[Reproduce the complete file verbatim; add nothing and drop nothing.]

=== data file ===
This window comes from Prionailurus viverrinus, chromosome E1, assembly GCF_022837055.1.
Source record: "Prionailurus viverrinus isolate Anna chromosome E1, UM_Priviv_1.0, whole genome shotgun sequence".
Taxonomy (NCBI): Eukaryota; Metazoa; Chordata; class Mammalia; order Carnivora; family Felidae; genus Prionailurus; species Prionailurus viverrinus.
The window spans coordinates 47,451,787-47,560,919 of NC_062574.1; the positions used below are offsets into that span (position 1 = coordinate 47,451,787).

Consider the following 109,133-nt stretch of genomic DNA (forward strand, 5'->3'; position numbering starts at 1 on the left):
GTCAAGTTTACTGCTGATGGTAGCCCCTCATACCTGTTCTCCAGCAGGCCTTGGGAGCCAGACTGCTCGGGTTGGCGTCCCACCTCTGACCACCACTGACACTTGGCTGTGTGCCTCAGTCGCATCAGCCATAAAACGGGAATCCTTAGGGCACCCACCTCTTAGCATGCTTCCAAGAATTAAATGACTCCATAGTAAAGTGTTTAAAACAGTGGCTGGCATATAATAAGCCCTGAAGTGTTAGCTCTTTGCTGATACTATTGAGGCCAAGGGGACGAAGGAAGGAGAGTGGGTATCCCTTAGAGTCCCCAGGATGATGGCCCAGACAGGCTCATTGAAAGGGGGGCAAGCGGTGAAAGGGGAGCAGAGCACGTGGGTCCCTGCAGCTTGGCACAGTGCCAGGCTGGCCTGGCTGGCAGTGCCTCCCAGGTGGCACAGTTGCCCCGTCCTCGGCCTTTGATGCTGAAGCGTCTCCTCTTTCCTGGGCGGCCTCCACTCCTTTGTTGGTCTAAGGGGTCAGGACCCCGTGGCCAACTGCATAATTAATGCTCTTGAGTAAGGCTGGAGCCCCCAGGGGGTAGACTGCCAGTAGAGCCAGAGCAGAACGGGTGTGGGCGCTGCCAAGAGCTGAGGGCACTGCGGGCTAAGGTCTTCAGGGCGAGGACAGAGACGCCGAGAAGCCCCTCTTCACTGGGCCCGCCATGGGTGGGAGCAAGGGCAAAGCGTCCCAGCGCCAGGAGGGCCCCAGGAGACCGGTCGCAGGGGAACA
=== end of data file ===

This window comes from Prionailurus viverrinus, chromosome E1, assembly GCF_022837055.1.
Source record: "Prionailurus viverrinus isolate Anna chromosome E1, UM_Priviv_1.0, whole genome shotgun sequence".
Taxonomy (NCBI): Eukaryota; Metazoa; Chordata; class Mammalia; order Carnivora; family Felidae; genus Prionailurus; species Prionailurus viverrinus.
The window spans coordinates 47,451,787-47,560,919 of NC_062574.1; the positions used below are offsets into that span (position 1 = coordinate 47,451,787).

Consider the following 109,133-nt stretch of genomic DNA (forward strand, 5'->3'; position numbering starts at 1 on the left):
GTCAAGTTTACTGCTGATGGTAGCCCCTCATACCTGTTCTCCAGCAGGCCTTGGGAGCCAGACTGCTCGGGTTGGCGTCCCACCTCTGACCACCACTGACACTTGGCTGTGTGCCTCAGTCGCATCAGCCATAAAACGGGAATCCTTAGGGCACCCACCTCTTAGCATGCTTCCAAGAATTAAATGACTCCATAGTAAAGTGTTTAAAACAGTGGCTGGCATATAATAAGCCCTGAAGTGTTAGCTCTTTGCTGATACTATTGAGGCCAAGGGGACGAAGGAAGGAGAGTGGGTATCCCTTAGAGTCCCCAGGATGATGGCCCAGACAGGCTCATTGAAAGGGGGGCAAGCGGTGAAAGGGGAGCAGAGCACGTGGGTCCCTGCAGCTTGGCACAGTGCCAGGCTGGCCTGGCTGGCAGTGCCTCCCAGGTGGCACAGTTGCCCCGTCCTCGGCCTTTGATGCTGAAGCGTCTCCTCTTTCCTGGGCGGCCTCCACTCCTTTGTTGGTCTAAGGGGTCAGGACCCCGTGGCCAACTGCATAATTAATGCTCTTGAGTAAGGCTGGAGCCCCCAGGGGGTAGACTGCCAGTAGAGCCAGAGCAGAACGGGTGTGGGCGCTGCCAAGAGCTGAGGGCACTGCGGGCTAAGGTCTTCAGGGCGAGGACAGAGACGCCGAGAAGCCCCTCTTCACTGGGCCCGCCATGGGTGGGAGCAAGGGCAAAGCGTCCCAGCGCCAGGAGGGCCCCAGGAGACCGGTCGCAGGGGAACA